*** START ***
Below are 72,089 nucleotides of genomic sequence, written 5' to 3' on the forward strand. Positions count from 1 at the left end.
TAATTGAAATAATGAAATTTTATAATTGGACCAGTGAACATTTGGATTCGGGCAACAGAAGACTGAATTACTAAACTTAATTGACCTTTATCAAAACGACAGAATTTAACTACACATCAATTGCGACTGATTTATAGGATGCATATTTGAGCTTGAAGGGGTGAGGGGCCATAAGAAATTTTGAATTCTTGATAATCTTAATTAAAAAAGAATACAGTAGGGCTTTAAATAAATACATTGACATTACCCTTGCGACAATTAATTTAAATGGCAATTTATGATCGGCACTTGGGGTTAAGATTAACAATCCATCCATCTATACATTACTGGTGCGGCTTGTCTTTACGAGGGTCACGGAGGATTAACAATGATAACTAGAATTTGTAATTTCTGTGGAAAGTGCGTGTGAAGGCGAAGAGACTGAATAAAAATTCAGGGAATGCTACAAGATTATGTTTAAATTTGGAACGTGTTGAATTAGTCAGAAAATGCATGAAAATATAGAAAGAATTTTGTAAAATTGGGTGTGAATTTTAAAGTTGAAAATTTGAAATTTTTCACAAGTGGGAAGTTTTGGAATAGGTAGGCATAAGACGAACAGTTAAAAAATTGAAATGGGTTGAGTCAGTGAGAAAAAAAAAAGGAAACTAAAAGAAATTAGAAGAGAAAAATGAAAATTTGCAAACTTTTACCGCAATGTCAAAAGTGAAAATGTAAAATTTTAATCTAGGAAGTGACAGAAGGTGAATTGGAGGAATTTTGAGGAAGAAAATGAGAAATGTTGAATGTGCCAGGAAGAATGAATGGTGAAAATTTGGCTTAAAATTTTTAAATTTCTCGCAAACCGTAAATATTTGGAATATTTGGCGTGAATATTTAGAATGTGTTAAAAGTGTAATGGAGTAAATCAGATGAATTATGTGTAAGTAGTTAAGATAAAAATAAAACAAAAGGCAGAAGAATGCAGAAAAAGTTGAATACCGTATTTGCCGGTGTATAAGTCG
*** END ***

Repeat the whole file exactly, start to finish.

Below are 72,089 nucleotides of genomic sequence, written 5' to 3' on the forward strand. Positions count from 1 at the left end.
TAATTGAAATAATGAAATTTTATAATTGGACCAGTGAACATTTGGATTCGGGCAACAGAAGACTGAATTACTAAACTTAATTGACCTTTATCAAAACGACAGAATTTAACTACACATCAATTGCGACTGATTTATAGGATGCATATTTGAGCTTGAAGGGGTGAGGGGCCATAAGAAATTTTGAATTCTTGATAATCTTAATTAAAAAAGAATACAGTAGGGCTTTAAATAAATACATTGACATTACCCTTGCGACAATTAATTTAAATGGCAATTTATGATCGGCACTTGGGGTTAAGATTAACAATCCATCCATCTATACATTACTGGTGCGGCTTGTCTTTACGAGGGTCACGGAGGATTAACAATGATAACTAGAATTTGTAATTTCTGTGGAAAGTGCGTGTGAAGGCGAAGAGACTGAATAAAAATTCAGGGAATGCTACAAGATTATGTTTAAATTTGGAACGTGTTGAATTAGTCAGAAAATGCATGAAAATATAGAAAGAATTTTGTAAAATTGGGTGTGAATTTTAAAGTTGAAAATTTGAAATTTTTCACAAGTGGGAAGTTTTGGAATAGGTAGGCATAAGACGAACAGTTAAAAAATTGAAATGGGTTGAGTCAGTGAGAAAAAAAAAAGGAAACTAAAAGAAATTAGAAGAGAAAAATGAAAATTTGCAAACTTTTACCGCAATGTCAAAAGTGAAAATGTAAAATTTTAATCTAGGAAGTGACAGAAGGTGAATTGGAGGAATTTTGAGGAAGAAAATGAGAAATGTTGAATGTGCCAGGAAGAATGAATGGTGAAAATTTGGCTTAAAATTTTTAAATTTCTCGCAAACCGTAAATATTTGGAATATTTGGCGTGAATATTTAGAATGTGTTAAAAGTGTAATGGAGTAAATCAGATGAATTATGTGTAAGTAGTTAAGATAAAAATAAAACAAAAGGCAGAAGAATGCAGAAAAAGTTGAATACCGTATTTGCCGGTGTATAAGTCG